“Lady with the Dog” / Anton Chekhov

If you want to get on the slow reading bandwagon, but slow reading sounds just, you know, too slow, then start with some classic short stories.  Short stories are usually less than 30 pages and focus on only a single episode or character.  So, they won’t demand too much of your attention, but they will still give your mind the little workout that it needs.  Think of them like interval training.  They will help you train for marathon reads like War and Peace and The Brothers Karamazov.

Anything by Anton Chekhov would be good.  For one, you will finally understand all of those allusions to “Chekhov’s gun.”  That’s because Chekhov sort of set the standard for the short story genre.  “The Lady with the Dog” (also translated “The Lady with the Lapdog”) was published in 1917 and is one of Chekhov’s best known works.  It tells a story of adulterous love not unlike Anna Karenina–but in a lot less words.

The story starts when forty-something Dmitri Gurov notices a cute young thing walking along the seafront of Yalta with her Pomeranian pooch.  He uses this furry pom-pom as an excuse to sidle up next to her and introduce himself.  Then, he falls in love.  Hard.  For the first time in his life.  The woman, Anna Sergeyevna, falls for him, too, and together they have to decide between love or living a lie.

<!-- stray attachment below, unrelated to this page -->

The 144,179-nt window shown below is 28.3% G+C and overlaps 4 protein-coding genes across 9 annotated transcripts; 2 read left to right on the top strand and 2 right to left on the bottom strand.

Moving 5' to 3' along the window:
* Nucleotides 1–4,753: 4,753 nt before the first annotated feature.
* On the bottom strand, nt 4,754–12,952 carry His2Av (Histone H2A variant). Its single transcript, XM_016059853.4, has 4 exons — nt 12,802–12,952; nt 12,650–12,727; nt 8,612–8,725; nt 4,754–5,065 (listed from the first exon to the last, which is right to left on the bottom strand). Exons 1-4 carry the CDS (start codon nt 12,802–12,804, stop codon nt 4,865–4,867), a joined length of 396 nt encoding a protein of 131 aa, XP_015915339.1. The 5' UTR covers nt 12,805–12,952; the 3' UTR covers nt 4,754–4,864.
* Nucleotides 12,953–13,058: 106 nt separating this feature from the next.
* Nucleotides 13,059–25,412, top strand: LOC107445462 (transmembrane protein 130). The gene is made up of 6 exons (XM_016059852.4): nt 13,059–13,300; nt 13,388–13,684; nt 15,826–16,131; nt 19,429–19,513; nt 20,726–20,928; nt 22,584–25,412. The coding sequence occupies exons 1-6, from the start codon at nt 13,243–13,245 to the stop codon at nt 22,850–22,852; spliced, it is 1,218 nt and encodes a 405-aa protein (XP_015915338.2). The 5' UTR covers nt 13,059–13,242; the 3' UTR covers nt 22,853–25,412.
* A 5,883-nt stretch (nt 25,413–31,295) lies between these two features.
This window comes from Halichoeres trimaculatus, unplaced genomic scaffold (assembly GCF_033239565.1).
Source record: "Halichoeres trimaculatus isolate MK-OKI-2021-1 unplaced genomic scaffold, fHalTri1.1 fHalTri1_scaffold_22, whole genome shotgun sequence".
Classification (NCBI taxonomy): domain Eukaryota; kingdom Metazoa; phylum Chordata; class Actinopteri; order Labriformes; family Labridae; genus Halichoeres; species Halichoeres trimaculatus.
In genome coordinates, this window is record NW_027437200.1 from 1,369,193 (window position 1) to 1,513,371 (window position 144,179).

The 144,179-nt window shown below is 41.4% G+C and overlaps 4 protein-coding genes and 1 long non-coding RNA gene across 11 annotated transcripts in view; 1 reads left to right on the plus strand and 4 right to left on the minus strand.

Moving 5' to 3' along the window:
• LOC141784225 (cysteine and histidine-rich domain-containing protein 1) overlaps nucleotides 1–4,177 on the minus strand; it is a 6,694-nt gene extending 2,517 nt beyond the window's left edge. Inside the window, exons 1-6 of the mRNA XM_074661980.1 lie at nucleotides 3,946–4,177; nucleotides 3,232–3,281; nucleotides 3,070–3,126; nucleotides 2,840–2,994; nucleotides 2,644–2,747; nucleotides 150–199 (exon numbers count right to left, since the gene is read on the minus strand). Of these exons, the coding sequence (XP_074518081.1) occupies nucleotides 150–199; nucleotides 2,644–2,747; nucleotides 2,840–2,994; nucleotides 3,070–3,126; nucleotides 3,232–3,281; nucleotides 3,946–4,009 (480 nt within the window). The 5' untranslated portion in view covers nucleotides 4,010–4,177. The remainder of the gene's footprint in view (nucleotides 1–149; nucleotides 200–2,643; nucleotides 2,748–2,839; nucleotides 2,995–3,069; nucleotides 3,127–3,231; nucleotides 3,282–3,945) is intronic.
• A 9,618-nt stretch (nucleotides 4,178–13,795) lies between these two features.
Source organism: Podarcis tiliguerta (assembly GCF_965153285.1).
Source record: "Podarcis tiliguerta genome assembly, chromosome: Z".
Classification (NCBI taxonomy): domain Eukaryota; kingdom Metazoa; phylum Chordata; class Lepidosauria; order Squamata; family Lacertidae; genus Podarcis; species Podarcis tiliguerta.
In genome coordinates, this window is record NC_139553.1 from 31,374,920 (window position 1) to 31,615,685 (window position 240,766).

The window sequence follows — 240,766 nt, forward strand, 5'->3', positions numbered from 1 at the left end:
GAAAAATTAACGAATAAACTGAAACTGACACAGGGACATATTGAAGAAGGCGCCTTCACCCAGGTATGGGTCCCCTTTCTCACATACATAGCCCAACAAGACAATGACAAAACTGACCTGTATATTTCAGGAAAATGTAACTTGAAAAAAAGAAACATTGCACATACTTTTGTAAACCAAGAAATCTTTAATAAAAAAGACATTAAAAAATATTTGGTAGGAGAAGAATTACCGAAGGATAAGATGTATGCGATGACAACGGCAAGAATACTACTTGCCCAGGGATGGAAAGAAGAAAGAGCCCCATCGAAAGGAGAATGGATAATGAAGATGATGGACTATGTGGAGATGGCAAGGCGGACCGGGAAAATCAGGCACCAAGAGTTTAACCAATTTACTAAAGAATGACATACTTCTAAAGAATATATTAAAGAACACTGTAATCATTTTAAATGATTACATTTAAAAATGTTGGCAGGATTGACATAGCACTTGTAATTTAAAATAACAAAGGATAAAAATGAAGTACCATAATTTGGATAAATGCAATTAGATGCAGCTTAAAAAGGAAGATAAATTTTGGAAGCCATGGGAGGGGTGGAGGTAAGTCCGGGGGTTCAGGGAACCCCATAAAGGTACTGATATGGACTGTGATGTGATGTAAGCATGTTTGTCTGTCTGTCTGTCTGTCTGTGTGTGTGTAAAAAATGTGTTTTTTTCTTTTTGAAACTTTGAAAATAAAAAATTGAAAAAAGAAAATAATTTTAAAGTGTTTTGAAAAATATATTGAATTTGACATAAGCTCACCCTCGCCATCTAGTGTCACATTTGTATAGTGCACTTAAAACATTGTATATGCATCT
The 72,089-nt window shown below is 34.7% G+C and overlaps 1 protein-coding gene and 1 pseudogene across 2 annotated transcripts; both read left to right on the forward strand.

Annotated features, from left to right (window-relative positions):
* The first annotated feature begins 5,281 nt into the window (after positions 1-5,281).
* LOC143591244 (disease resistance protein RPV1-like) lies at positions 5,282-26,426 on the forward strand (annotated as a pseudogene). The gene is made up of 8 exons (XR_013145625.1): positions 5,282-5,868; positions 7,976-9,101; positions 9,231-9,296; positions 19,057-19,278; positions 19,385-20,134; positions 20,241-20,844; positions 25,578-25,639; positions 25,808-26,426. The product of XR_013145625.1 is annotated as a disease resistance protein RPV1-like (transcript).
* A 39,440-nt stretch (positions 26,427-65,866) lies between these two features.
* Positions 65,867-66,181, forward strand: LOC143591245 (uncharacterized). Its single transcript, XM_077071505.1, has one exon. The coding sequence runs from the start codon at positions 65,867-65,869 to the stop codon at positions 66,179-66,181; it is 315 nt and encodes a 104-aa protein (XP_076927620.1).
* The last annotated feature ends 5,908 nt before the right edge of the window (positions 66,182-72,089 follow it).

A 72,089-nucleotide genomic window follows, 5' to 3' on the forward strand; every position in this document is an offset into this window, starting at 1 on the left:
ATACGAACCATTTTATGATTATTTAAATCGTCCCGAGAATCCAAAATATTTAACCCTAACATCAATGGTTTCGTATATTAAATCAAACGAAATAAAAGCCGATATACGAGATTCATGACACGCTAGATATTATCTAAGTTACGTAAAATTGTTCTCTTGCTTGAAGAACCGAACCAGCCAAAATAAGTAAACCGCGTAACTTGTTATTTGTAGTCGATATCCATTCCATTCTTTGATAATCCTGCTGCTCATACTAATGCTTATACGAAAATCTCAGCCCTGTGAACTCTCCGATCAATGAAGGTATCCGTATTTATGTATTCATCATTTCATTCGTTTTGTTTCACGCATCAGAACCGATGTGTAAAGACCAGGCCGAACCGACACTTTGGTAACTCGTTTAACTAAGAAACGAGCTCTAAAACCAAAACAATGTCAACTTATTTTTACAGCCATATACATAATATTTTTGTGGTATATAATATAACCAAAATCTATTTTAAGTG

This story will blow your mind with its compassion and psychological insight.  It will also make you think twice about letting strangers pet your dog.

When you’re finished, earn some intertextual extra credit points by reading Ehud Havazelet’s short story “Gurov in Manhattan.”  “Gurov” was published in 2011 in TriQuarterly and selected for The Best American Short Stories 2011.  So, yeah.  It’s good.  Also, it is only eight pages, and you will be so pleased with yourself when you can recognize how one Gurov has been shaped by another.

Incidentally, I don’t know why I’ve got so many Russians on the mind today.  Chekhov?  Tolstoy? Dostoyevsky?  It must be all the snow outside my window.

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